Former Indiana Republican Sen. Richard Lugar, who died at 87 on Sunday of a rare neurological disorder, never got to be president, though he made an unsuccessful run for the job in 1996.

He never even got to be vice president. While he was on President Reagan’s short list in 1980, Reagan ultimately chose George H.W. Bush as his running mate. While President Bush also considered Lugar for the post, he wound up tapping another politician for the job -- Indiana’s junior senator Dan Quayle.

Lugar was not awarded the Nobel Peace Prize either. But he should have won.


For despite his modesty, quiet reserve and self-deprecating manner, Lugar helped do more than most politicians combined to help protect the country, indeed, the world from the scourge of nuclear, chemical and biological weapons. He leaves an extraordinary national security legacy.

As the Soviet Union was collapsing, Lugar crossed party lines to work with Georgia Sen. Sam Nunn, then chairman of the Senate Armed Services Committee, on what seemed a radical, risky idea to prevent Moscow’s Weapons of Mass Destruction (WMD) from falling into the wrong hands. In 1991, they won Congressional approval of what became known as the Cooperative Threat Reduction program (CTR), or “Nunn-Lugar,” for short.

There was no shortage of critics back then of their counter-intuitive initiative: Washington would pay its main former enemy – Russia and the other former Soviet republics -- to help them secure, dismantle, or destroy its vast arsenal of an estimated 35,000 nuclear weapons, hundreds of tons of plutonium and highly enriched uranium, and chemical weapons arsenals and biological weapons stockpiles at dozens of facilities spread across 11 time zones.

William H. Tobey, a former deputy administrator of the National Nuclear Security Administration from 2006 to 2009, remembers what American weapons experts saw when they first arrived at Russian nuclear sites in the early 1990s. They found fallen fences, decrepit buildings, and broken morale among young, underpaid, ill-trained, bored, and often drunk Russians guarding weapons that could readily destroy the world.

Lugar helped do more than most politicians combined to help protect the country, indeed, the world from the scourge of nuclear, chemical and biological weapons. He leaves an extraordinary national security legacy.

Since 1992, American scientists and weapons technicians, working under CTR, at a cost of over $2 billion, have installed cameras that provide constant remote monitoring of the most sensitive materials, metal and radiation detectors to protect against unauthorized intrusions. They have reinforced doors and windows, installed locks, built bulletproof guard facilities, perimeter fences and robust barriers at vehicle entry points. They have laid hundreds of "man traps" -- heavy turnstiles that require authorized access and proper identification before opening. The work was often hard and conditions difficult. The temperature at one facility I visited in Siberia dropped below -65 degrees Fahrenheit in winter and rose above 100 degrees in summer.

CTR also facilitated the arrangements that led Ukraine, Belarus, and Kazakhstan to forego the nuclear weapons Moscow had based on their territory. As a result, all three countries are now nuclear weapons free. The program has deactivated more than 7,600 strategic nuclear warheads – more than the nuclear arsenals of France, Britain and China combined, according to a 2014 Pentagon study. It has destroyed more than 2,500 nuclear-capable missiles, 1,187 missile launchers, 33 submarines, and 155 bombers. More than 1,675,097 rounds of chemical munitions have been destroyed, along with some 4,129 metric tons of chemical weapons.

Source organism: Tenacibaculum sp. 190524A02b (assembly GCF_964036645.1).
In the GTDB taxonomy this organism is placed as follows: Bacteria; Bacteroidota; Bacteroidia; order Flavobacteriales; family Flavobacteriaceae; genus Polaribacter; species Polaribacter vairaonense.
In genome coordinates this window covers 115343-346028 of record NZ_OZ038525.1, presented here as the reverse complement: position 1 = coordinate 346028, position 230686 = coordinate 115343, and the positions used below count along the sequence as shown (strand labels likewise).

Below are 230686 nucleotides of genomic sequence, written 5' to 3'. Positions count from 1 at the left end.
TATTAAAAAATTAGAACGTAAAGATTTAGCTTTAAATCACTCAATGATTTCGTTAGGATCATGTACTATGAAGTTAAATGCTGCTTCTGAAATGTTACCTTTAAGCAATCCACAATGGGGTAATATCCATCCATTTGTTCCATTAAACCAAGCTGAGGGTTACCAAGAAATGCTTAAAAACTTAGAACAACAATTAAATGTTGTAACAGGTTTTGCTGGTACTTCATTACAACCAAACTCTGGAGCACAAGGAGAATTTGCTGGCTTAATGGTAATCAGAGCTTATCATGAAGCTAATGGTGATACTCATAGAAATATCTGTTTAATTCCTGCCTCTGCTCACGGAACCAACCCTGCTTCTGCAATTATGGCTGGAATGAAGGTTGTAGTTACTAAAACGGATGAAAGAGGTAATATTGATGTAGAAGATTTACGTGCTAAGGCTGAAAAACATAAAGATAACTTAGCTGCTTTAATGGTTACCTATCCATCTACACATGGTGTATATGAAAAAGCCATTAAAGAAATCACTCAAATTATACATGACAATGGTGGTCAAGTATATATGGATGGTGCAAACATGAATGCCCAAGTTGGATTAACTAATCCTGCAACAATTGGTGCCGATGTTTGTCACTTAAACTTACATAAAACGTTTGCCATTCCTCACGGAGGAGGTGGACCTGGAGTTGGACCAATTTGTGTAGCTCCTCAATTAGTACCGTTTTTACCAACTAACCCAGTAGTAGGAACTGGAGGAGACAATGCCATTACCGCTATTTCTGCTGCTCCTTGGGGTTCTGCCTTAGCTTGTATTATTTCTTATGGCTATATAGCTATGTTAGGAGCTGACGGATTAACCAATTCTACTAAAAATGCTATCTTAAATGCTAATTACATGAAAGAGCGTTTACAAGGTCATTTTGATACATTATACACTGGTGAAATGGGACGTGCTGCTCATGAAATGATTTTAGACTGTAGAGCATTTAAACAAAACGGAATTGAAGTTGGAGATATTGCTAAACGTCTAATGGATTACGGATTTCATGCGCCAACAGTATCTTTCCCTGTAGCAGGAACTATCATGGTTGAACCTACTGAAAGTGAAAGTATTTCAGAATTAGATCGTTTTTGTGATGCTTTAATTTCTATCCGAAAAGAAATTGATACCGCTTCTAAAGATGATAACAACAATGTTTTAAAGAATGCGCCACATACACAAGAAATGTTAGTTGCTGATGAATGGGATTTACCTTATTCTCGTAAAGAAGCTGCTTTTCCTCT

When Nunn retired in 1997, Lugar continued promoting CTR and its expansion to countries outside the former Soviet empire. Building on the expertise acquired in dealing with Soviet WMD, CTR has evolved into a promoter of non-proliferation cooperation and a center of expertise that has reduced WMD threats throughout the world. It was instrumental, for instance, in securing and neutralizing chemical weapons stockpiles in Albania and Libya.

In 2005, Richard Lugar took then-junior Illinois Sen. Barack Obama on his first trip to Ukraine and Azerbaijan to visit dismantled weapons sites. President Obama later credited that trip, and Lugar, with having reinforced his determination to reduce the size of America’s nuclear arsenal.

In 2013, Obama awarded Lugar the Presidential Medal of Honor, the nation’s highest civilian honor. “His legacy,” said Obama, “is the thousands of missiles and bombers and submarines and warheads that no longer threaten us because of his extraordinary work.”

Later years were not kind to Lugar or his work. In 2012, he lost the Republican nomination when seeking his seventh Senate term. Though state Treasurer Richard Mourdock, a beneficiary of the Tea Party upheaval sweeping the country, defeated him, Mourdock lost the general election to Sen. Joe Donnelly, an Indiana Democrat.


Lugar was also frustrated that Vladimir Putin steadily cut back American funding of Russia’s disarmament efforts. Under Putin, CTR came to be seen as a Washington conspiracy to weaken Russia. Putin has now launched a nuclear modernization program that threatens to reverse much of the progress CTR helped achieve. Lugar also told friends that he regretted Washington’s lack of priority on reducing and destroying its own nuclear arsenal.

Equally depressing, Lugar lived to see Washington’s growing polarization along party and ideological lines, and, as a result, the collapse of bi-partisan efforts like CTR that did so much to protect American national security at a pivotal, dangerous moment. Unlike so many, he never stopped believing that true national security depended on politicians setting aside petty and sometimes profound differences in the nation’s interest. We need more public servants like him.